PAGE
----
Bugsy Malone wasn’t the smartest guy in town but he had an air about him that was
difficult to describe. A son of inner dignity that didn’t rely on crisp white cuffs and a
diamond stick pin. He was no hood. He’d been around them, sure. He’d had his scrapes. And he generally came out on top. But he got a funny kind of pleasure just from being in the middle of things. Always there, but never involved. He’d been quite a useful boxer in his day, coo. Except for one slight handicap. He had a jaw that had more glass in it than Macy’s front window. But he still kept in trim. Made a few bucks -from ‘chis and that’, he liked co say. In the main they were honest bucks -looking for promising fighters and steering them in the direction of Cagey Joe at Sluggers Gym. He’d spent his life on the Lower East Side and it was a lot harder keeping on the straight and narrow than going
crooked. With an Irish father and an Italian mother he had naturally grown up somewhat confused. He couldn’t see his future as a spaghetti waiter in a restaurant or as a clerk at City Hall, filling in endless forms. So he’d drifted from this to that. Never very crooked, not alway completely honest. But generally to do with boxing, his great love.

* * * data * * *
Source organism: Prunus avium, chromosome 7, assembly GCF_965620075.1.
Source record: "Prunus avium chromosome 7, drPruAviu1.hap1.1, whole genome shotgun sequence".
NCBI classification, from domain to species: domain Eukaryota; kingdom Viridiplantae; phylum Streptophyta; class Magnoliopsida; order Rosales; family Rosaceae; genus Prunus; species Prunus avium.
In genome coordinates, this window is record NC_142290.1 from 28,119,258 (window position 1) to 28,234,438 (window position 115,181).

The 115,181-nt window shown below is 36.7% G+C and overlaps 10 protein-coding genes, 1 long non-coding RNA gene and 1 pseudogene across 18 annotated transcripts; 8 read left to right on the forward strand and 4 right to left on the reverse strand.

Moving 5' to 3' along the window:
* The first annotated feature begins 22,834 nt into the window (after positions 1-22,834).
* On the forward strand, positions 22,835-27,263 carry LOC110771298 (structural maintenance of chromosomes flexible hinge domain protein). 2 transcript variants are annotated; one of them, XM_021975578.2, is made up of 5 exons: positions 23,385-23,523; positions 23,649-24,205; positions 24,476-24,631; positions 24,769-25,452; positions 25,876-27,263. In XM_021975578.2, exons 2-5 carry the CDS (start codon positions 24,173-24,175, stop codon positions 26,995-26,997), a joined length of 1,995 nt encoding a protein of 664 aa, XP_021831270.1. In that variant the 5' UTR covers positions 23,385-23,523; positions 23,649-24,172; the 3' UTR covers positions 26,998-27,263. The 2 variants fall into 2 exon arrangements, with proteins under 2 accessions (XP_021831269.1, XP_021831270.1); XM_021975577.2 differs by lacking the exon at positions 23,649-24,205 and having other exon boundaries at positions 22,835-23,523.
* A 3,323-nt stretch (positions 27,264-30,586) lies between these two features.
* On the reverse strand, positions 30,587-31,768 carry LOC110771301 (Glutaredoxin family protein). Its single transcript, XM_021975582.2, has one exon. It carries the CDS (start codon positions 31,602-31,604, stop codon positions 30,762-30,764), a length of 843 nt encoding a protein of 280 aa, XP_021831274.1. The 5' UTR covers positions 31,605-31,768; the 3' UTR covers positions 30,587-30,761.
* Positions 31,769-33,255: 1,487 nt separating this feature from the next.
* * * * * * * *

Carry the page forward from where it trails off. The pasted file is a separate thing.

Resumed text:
Blousey Brown had always wanted co be famous. She got the bug very early -at the age of three she gave an inpromtu recital for her family at Thanksgiving. She would tap a little and sing some, and what her rather squeaky voice lacked in volume she made up for with enthusiasm. Her audience was always especially encouraging. But what family doesn’t have a talented child? In face, there had been vaudeville acts in Blousey’s family since way back. They hadn’t gathered a great deal of fame amongst them -the yellowed notices in the
cuttings book weren’t coo plentiful -but they were remembered with great affection. At Thanksgiving, when Blausey put on her shiny red tap shoes with the pink bows. and did her annual turn, someone would say, “She’s got it all right. You can tell she’s gonna be famous. There’s a kind of sparkle in her eye. Bravo, Blousey. Bravo.” It was the last ‘Bravo’ that did it. Since that moment, Blausey had been hooked on show business.